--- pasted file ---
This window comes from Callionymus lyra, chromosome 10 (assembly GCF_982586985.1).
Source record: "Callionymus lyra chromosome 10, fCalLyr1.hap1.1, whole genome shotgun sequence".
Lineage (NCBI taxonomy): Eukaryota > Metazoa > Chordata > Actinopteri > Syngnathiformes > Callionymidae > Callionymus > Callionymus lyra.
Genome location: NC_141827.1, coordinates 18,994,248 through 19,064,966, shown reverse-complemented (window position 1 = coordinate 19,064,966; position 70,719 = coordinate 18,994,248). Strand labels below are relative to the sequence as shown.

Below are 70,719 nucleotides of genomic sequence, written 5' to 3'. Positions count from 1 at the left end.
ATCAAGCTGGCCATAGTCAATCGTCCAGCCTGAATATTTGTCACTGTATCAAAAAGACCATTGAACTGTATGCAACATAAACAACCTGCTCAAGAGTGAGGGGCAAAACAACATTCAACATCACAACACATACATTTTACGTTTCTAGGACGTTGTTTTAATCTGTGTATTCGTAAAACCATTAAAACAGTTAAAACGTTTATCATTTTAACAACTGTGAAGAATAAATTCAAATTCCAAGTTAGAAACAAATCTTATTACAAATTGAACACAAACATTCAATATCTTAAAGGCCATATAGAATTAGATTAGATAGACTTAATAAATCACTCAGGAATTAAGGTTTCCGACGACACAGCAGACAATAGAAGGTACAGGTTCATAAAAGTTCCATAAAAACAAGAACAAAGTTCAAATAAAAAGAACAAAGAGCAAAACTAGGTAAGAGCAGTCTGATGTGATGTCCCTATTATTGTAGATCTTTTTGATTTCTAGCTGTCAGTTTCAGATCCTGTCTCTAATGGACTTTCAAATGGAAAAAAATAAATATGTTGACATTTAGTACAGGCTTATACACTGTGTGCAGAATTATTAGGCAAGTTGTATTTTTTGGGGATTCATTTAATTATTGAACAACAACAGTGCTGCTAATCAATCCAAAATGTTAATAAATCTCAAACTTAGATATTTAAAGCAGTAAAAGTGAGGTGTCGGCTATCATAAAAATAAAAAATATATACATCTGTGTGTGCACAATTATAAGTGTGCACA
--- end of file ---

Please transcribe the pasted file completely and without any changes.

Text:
This window comes from Callionymus lyra, chromosome 10 (assembly GCF_982586985.1).
Source record: "Callionymus lyra chromosome 10, fCalLyr1.hap1.1, whole genome shotgun sequence".
Lineage (NCBI taxonomy): Eukaryota > Metazoa > Chordata > Actinopteri > Syngnathiformes > Callionymidae > Callionymus > Callionymus lyra.
Genome location: NC_141827.1, coordinates 18,994,248 through 19,064,966, shown reverse-complemented (window position 1 = coordinate 19,064,966; position 70,719 = coordinate 18,994,248). Strand labels below are relative to the sequence as shown.

Below are 70,719 nucleotides of genomic sequence, written 5' to 3'. Positions count from 1 at the left end.
ATCAAGCTGGCCATAGTCAATCGTCCAGCCTGAATATTTGTCACTGTATCAAAAAGACCATTGAACTGTATGCAACATAAACAACCTGCTCAAGAGTGAGGGGCAAAACAACATTCAACATCACAACACATACATTTTACGTTTCTAGGACGTTGTTTTAATCTGTGTATTCGTAAAACCATTAAAACAGTTAAAACGTTTATCATTTTAACAACTGTGAAGAATAAATTCAAATTCCAAGTTAGAAACAAATCTTATTACAAATTGAACACAAACATTCAATATCTTAAAGGCCATATAGAATTAGATTAGATAGACTTAATAAATCACTCAGGAATTAAGGTTTCCGACGACACAGCAGACAATAGAAGGTACAGGTTCATAAAAGTTCCATAAAAACAAGAACAAAGTTCAAATAAAAAGAACAAAGAGCAAAACTAGGTAAGAGCAGTCTGATGTGATGTCCCTATTATTGTAGATCTTTTTGATTTCTAGCTGTCAGTTTCAGATCCTGTCTCTAATGGACTTTCAAATGGAAAAAAATAAATATGTTGACATTTAGTACAGGCTTATACACTGTGTGCAGAATTATTAGGCAAGTTGTATTTTTTGGGGATTCATTTAATTATTGAACAACAACAGTGCTGCTAATCAATCCAAAATGTTAATAAATCTCAAACTTAGATATTTAAAGCAGTAAAAGTGAGGTGTCGGCTATCATAAAAATAAAAAATATATACATCTGTGTGTGCACAATTATAAGTGTGCACA